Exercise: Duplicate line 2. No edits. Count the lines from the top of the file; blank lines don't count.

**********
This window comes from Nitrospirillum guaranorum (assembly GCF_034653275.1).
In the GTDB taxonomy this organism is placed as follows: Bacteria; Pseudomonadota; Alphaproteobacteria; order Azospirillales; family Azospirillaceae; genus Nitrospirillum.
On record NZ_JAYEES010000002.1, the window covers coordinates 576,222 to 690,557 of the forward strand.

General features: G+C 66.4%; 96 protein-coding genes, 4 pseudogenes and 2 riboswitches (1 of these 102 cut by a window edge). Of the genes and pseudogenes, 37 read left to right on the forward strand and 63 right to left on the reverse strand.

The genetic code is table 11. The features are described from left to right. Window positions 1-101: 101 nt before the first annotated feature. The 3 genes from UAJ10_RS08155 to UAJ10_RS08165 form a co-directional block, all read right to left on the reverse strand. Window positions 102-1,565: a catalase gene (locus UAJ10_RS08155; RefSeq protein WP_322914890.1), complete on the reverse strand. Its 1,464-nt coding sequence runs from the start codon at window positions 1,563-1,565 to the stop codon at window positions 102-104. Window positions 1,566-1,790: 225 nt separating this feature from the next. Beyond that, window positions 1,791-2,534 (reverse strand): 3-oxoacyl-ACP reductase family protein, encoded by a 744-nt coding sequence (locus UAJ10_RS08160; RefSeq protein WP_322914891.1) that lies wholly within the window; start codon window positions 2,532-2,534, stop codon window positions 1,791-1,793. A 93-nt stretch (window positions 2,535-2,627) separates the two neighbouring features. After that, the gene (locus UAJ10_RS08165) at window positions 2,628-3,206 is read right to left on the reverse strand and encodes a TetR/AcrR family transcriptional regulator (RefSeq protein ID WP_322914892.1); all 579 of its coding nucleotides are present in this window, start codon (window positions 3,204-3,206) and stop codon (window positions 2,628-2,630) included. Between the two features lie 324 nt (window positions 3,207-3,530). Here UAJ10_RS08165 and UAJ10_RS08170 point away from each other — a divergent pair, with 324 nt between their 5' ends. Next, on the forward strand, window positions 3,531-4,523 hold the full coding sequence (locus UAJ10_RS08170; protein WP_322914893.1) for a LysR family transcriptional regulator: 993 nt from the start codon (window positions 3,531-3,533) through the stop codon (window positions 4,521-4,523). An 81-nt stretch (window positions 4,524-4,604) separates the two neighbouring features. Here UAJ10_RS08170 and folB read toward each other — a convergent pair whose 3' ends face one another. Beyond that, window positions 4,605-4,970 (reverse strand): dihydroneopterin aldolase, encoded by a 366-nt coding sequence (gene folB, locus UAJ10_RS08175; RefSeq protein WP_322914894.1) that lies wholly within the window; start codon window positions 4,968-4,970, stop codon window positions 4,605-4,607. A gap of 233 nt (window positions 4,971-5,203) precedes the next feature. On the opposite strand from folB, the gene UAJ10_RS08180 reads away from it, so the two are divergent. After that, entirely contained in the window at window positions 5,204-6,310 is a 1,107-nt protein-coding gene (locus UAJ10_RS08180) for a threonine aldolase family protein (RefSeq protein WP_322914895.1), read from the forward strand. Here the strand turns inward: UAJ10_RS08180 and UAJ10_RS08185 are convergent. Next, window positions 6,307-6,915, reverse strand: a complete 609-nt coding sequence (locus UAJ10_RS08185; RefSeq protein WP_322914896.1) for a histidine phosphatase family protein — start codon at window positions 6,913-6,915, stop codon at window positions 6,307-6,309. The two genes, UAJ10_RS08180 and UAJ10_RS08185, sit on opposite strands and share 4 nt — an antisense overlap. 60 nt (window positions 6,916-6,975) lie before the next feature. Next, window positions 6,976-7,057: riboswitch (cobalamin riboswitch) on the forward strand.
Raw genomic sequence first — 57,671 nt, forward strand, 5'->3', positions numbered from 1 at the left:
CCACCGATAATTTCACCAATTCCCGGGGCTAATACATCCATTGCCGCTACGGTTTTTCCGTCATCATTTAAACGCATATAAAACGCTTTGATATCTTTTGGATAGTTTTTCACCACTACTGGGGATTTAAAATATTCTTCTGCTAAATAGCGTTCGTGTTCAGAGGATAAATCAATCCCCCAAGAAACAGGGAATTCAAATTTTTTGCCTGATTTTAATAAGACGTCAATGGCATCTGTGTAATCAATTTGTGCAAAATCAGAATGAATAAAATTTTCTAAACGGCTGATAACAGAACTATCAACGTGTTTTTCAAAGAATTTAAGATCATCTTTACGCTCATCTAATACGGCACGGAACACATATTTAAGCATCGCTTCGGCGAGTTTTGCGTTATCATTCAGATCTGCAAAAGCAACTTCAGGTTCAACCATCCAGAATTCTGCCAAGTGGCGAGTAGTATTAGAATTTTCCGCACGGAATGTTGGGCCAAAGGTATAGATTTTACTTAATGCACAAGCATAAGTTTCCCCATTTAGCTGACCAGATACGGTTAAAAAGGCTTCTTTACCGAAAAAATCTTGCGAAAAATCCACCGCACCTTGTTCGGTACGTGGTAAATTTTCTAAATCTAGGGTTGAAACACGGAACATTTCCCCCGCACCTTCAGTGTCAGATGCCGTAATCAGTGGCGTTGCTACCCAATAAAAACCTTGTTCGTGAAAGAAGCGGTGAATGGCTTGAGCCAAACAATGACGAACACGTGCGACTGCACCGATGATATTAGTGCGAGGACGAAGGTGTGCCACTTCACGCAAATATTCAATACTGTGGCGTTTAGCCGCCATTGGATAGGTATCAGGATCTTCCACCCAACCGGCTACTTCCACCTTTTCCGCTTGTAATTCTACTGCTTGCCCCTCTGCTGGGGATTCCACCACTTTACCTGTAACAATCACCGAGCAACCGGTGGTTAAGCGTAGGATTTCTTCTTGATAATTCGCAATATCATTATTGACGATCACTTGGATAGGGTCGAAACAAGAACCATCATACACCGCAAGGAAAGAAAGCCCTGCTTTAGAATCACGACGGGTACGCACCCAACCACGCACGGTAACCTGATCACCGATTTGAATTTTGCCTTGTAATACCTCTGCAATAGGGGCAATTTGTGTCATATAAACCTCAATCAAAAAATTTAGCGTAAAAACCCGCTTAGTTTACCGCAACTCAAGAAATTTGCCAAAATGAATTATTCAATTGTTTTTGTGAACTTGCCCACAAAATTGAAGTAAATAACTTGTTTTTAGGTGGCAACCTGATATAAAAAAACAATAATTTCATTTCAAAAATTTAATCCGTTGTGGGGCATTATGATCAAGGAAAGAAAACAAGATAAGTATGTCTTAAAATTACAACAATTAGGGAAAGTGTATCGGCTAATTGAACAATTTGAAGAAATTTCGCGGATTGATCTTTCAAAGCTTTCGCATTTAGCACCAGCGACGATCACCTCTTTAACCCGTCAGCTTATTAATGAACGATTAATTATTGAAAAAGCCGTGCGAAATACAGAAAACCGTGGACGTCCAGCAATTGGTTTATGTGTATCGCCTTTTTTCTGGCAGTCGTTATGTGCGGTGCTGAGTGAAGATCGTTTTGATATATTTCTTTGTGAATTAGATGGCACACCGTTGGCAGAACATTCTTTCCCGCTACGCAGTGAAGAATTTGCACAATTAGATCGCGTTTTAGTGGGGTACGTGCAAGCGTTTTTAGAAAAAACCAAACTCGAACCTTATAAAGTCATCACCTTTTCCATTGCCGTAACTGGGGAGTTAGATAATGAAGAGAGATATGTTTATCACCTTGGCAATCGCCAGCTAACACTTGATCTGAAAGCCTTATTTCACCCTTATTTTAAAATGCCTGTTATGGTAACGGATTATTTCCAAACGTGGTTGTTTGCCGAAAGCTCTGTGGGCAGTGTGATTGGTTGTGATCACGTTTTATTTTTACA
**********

In the GTDB taxonomy this organism is placed as follows: Bacteria; Pseudomonadota; Alphaproteobacteria; order Azospirillales; family Azospirillaceae; genus Nitrospirillum.